A Most Dope tour of the Iron City.
This feature is a part of Complex's "Man of Next Year" Week.
If you grew up in Pittsburgh, your parents probably dragged you to Clayton, the palatial home of Henry Clay Frick, in the quiet neighborhood of Point Breeze. The boss of industry purchased the house in 1882, long before it would open its doors to the public as a museum.
One hundred and ten years later, in 1992, Mac Miller was born in Pittsburgh. He too would make his home in Point Breeze. These days fans flock to the Frick Park Market, the sandwich shop he popularized in his song of the same name.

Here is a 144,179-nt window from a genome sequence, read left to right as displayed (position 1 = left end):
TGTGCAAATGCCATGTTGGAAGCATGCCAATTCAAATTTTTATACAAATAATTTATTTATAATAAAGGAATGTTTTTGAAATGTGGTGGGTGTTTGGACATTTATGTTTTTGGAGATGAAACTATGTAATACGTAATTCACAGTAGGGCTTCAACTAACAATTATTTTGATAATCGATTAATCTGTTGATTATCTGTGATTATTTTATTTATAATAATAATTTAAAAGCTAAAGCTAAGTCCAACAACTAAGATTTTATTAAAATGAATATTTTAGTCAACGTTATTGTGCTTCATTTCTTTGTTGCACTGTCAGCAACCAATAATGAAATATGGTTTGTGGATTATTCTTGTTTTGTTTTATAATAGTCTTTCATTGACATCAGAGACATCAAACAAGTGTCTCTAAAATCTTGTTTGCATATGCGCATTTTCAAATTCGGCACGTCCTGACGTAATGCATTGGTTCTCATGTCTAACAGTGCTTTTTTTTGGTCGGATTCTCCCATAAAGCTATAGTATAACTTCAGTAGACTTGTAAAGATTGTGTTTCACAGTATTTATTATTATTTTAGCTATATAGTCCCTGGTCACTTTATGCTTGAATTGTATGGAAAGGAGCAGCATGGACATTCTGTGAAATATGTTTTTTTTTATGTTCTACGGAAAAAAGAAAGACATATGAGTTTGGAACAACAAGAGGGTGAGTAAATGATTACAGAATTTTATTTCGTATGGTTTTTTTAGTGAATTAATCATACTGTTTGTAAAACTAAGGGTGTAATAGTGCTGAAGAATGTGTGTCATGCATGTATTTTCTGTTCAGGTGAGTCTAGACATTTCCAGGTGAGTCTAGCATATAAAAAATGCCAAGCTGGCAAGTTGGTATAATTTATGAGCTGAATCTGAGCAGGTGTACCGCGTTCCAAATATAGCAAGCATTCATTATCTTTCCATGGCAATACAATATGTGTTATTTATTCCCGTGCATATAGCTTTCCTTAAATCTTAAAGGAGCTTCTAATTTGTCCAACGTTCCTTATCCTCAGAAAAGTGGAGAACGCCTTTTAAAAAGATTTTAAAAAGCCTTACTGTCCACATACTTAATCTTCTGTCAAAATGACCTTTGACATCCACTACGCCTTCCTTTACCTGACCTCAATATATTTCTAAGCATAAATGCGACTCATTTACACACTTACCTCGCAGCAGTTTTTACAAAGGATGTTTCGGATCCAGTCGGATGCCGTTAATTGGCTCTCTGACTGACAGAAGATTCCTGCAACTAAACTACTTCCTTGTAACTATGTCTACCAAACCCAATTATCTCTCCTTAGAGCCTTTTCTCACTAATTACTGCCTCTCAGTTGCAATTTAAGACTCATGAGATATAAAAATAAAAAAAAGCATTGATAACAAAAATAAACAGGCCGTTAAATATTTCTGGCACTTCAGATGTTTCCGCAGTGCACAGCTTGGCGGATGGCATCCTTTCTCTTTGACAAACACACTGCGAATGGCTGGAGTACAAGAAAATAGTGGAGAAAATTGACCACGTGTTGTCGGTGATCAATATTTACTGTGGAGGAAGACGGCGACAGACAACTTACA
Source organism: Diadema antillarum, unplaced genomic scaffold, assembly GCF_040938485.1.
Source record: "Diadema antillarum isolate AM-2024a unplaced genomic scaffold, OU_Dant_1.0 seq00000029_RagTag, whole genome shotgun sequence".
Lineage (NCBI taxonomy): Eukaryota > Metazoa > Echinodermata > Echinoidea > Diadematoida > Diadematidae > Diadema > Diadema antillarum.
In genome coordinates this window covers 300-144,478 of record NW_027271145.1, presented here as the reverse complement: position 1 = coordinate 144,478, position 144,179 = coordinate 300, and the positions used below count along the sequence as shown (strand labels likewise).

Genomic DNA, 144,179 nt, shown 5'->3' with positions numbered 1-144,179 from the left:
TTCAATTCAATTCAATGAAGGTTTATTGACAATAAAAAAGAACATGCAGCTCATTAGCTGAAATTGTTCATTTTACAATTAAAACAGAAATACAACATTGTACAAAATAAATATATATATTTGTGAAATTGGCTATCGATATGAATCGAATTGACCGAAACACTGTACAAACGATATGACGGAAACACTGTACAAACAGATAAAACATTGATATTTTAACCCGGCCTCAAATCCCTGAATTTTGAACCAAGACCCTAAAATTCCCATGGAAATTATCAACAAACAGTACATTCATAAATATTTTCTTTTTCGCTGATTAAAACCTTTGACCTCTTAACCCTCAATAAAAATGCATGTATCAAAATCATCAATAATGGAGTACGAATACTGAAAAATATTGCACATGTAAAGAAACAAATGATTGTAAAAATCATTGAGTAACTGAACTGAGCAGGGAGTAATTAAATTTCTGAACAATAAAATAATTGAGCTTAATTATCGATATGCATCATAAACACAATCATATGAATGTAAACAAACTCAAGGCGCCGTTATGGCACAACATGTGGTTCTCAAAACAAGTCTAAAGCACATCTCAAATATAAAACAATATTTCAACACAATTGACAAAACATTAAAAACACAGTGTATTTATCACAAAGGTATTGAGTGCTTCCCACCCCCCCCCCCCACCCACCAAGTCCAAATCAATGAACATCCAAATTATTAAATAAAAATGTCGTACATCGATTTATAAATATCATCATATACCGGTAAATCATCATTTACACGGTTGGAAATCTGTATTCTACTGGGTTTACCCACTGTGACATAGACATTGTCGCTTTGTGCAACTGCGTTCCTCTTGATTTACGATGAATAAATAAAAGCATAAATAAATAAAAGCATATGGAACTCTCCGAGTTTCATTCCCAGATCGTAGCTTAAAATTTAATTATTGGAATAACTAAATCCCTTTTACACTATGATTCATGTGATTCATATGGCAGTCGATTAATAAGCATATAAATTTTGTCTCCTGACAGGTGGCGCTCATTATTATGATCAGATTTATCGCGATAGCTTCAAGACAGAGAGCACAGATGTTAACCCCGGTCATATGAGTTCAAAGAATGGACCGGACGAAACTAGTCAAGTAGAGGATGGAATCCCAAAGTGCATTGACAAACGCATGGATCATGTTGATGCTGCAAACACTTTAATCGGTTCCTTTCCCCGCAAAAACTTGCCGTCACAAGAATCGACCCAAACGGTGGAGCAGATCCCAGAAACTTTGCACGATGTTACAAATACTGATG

Pittburgh is a strange place, more Midwestern in mentality than East Coast. Frankly, it’s a tough place to visit. You have to live there for some time to figure out the mess of streets that snake between and around the three rivers, streets that cut up the many neighborhoods, each with a distinctive community and culture.
If you don’t live there, you need someone to show you around. Even though he lives in L.A. now, Mac’s up for the job. So dress yourself in black and gold—you’ll stand out less—and check out Mac Miller’s Guide to Pittsburgh.
As told to Ross Scarano (@RossScarano)
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